Managing Mistakes

What is management? It's a question someone asked me recently, and I find the topic fascinating. (If your eyes have already glazed over, please bear with me -- I promise I'll never use the word "paradigm" or tell you what you should be thinking in or out of.) I'm passionate about management. I've seen the good things that happen when you get great teams behind great managers -- committed, talented people working hard together to do great things. I've also suffered under some of the worst managers I can imagine, and that also gives me passion -- I want to protect my people from managers like that, and make sure that I never make the same mistakes those managers did.

So what is management? Good management, I mean. There's no limit to the different types of bad management -- a really "talented" bad manager can come up with infinite ways to screw up a team. Good management is simple: pick the right people, point them in the right direction, and get out of the way. Of course, that's much easier said than done. Many books have been written just about the "picking the right people" part, and I'll never be able to cover even a fraction of that here.

I'll talk more about other aspects of management later, but right now I'm going to focus on mistakes. Managing the mistakes of your team members is a key part of being a good manager. The first thing to remember is that it's your fault. Period. If one of the people working for you screws something up, you take the hit. This is both a simple fact of how the world works (you can't avoid it) and an essential truth of good management.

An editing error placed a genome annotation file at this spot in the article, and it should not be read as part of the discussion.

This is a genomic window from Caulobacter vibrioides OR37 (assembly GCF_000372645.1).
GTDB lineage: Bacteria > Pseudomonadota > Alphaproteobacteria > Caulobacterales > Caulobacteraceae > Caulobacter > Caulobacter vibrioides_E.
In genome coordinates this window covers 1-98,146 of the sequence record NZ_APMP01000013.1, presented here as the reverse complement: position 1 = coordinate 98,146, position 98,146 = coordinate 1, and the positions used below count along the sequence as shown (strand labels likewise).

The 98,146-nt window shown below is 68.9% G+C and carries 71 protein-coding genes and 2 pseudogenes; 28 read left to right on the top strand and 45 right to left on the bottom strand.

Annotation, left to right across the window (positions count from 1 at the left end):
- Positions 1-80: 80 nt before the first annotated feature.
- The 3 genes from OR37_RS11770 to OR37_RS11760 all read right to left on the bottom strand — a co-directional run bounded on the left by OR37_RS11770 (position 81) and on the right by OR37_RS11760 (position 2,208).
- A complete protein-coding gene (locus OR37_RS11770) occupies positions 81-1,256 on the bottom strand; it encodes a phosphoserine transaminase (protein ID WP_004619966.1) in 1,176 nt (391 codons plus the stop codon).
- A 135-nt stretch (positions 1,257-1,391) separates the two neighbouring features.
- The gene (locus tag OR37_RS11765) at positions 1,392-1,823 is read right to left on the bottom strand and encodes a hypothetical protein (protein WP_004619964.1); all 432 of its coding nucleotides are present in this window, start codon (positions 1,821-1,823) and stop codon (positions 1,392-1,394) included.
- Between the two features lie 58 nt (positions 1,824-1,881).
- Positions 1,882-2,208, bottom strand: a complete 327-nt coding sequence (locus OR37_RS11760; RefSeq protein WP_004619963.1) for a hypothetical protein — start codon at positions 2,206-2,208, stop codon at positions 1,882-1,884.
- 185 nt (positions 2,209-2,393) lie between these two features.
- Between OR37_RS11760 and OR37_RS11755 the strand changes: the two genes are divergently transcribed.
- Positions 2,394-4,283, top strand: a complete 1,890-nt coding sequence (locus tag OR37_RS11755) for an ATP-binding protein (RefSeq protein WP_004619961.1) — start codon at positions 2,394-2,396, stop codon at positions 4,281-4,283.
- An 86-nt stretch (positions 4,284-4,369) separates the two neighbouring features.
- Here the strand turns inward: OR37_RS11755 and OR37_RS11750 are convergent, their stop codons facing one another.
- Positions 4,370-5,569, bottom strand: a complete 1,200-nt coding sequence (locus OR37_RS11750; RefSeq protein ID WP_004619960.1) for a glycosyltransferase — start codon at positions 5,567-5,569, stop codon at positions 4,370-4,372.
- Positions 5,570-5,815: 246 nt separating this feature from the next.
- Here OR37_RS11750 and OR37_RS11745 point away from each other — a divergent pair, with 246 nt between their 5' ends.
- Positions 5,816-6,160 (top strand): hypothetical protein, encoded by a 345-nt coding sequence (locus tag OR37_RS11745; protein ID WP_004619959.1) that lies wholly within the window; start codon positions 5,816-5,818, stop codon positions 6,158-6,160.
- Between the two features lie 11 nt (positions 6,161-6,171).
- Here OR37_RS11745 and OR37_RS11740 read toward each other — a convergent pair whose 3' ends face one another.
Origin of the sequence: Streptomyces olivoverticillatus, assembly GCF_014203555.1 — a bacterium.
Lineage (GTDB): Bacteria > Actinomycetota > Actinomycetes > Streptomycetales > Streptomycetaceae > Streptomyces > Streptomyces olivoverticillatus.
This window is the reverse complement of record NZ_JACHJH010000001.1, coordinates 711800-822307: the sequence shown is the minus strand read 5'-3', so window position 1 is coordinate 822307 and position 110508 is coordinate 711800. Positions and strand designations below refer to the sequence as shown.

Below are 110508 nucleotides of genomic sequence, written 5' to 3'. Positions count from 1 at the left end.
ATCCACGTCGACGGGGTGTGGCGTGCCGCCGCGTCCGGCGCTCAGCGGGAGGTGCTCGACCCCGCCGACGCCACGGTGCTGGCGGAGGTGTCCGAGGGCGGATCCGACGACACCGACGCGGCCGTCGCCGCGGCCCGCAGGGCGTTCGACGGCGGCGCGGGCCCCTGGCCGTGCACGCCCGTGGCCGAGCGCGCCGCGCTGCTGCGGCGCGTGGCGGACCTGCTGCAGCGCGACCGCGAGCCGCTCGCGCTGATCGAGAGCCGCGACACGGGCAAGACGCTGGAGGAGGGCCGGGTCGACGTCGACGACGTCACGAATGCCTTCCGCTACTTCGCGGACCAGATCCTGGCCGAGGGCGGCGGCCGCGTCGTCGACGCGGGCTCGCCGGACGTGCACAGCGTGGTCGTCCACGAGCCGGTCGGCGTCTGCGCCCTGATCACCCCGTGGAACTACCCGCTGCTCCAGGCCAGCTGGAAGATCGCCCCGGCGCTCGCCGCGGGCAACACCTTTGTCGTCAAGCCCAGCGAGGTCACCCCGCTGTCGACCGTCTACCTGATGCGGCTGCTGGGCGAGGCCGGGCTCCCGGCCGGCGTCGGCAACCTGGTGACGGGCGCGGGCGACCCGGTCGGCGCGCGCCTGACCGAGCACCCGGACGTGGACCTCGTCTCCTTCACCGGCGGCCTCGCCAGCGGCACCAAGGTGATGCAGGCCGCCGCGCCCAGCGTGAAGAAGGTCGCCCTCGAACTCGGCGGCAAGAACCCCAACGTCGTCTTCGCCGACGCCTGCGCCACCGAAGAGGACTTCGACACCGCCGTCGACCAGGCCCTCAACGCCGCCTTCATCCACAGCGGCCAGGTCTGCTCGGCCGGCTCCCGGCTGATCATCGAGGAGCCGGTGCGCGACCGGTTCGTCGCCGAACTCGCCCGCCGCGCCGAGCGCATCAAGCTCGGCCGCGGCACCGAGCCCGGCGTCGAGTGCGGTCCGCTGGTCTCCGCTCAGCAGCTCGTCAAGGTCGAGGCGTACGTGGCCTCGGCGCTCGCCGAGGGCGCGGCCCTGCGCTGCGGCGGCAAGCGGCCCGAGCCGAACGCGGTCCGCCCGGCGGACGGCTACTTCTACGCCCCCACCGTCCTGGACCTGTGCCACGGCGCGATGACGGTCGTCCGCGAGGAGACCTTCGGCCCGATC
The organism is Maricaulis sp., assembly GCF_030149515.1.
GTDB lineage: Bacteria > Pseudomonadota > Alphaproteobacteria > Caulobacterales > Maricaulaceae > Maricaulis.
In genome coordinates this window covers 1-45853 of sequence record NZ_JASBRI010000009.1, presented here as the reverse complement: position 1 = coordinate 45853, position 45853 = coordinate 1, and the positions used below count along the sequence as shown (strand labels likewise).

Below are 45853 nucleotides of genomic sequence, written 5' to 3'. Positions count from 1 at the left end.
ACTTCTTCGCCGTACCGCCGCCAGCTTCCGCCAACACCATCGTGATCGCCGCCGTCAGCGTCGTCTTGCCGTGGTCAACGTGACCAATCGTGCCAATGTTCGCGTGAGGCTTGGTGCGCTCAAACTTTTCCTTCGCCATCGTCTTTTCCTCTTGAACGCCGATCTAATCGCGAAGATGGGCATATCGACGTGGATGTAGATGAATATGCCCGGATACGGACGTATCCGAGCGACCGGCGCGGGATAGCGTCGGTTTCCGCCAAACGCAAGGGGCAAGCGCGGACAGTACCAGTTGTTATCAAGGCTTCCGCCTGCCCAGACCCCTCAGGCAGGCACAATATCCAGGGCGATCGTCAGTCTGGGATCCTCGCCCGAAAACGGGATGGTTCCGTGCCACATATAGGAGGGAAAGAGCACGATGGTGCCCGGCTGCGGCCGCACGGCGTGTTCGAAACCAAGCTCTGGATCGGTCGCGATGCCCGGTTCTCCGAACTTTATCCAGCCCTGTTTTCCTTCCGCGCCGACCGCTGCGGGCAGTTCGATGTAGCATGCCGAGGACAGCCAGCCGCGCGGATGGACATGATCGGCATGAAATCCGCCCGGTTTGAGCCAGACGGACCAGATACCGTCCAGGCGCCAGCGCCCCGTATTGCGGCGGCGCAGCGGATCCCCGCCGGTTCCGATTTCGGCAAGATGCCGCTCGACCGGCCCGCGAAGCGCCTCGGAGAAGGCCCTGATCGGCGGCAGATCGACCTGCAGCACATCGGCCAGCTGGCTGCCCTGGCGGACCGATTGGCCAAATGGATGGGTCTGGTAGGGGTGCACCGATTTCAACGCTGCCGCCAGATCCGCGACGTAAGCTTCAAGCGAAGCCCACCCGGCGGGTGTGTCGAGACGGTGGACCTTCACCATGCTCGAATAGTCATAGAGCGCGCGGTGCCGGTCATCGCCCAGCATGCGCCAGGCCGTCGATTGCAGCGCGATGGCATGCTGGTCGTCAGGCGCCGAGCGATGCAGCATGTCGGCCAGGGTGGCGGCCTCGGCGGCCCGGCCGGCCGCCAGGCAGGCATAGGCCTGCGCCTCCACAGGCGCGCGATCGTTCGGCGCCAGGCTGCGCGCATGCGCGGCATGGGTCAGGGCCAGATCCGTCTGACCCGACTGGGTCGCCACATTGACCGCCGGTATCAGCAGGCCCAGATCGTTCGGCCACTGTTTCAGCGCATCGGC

Before we talk about the various types of mistakes, though, we need to get one thing out of the way. When a team is exploring a new technology, figuring out new ways to do things -- they're going to go down blind alleys. They're going to "waste" time -- spend time, really -- doing things that don't directly contribute towards the goal. This isn't a mistake, it's a cost of doing exploration, and if you try to prevent it from happening you'll squeeze all the life and all the exploration out of your team. Spending time on something like this is no more a mistake (in a team that's doing original work) then is spending money to keep the power on. Of course, you do need to manage this -- just like you need to manage all your expenses -- but that's part of pointing a good team in the right direction.

Because it's awkward to write about "team members" and "employees" throughout this, let's write about "Bob." Let's say Bob makes a mistake -- a genuine, big-time, screw-the-pooch mistake. Let's examine the ways in which it's your fault as a manager, and what you can do about it. Because that's the scary news -- it's all your fault. It's also the good news -- if it's your fault, it means you can fix it for next time. First, we look at procedures and documentation. Do you have documentation on what Bob is expected to do in this case? If not, it's your fault. Figure out what should have happened, and write it down.

So your documentation is in shape? What about training? Does Bob know and understand your expectations? If not, time for some more training. This could be as simple as "You shouldn't leave without making sure your commit didn't break the build," or as complex as a long series of weekly classes. If you've got clear expectations and procedures, and Bob's trained in them and understands them, and he ignored them anyway, it's still your fault, but in a different way. You hired the wrong person.

Now you've got to do the worst thing that a manager can do -- fire someone. Every time I've found myself saying, "OK, Bob knows what I expect, and Bob's capable of doing it, but for some reason he isn't doing it." and I haven't immediately fired Bob, I've regretted it. Nothing poisons a team more than keeping a bad team member around.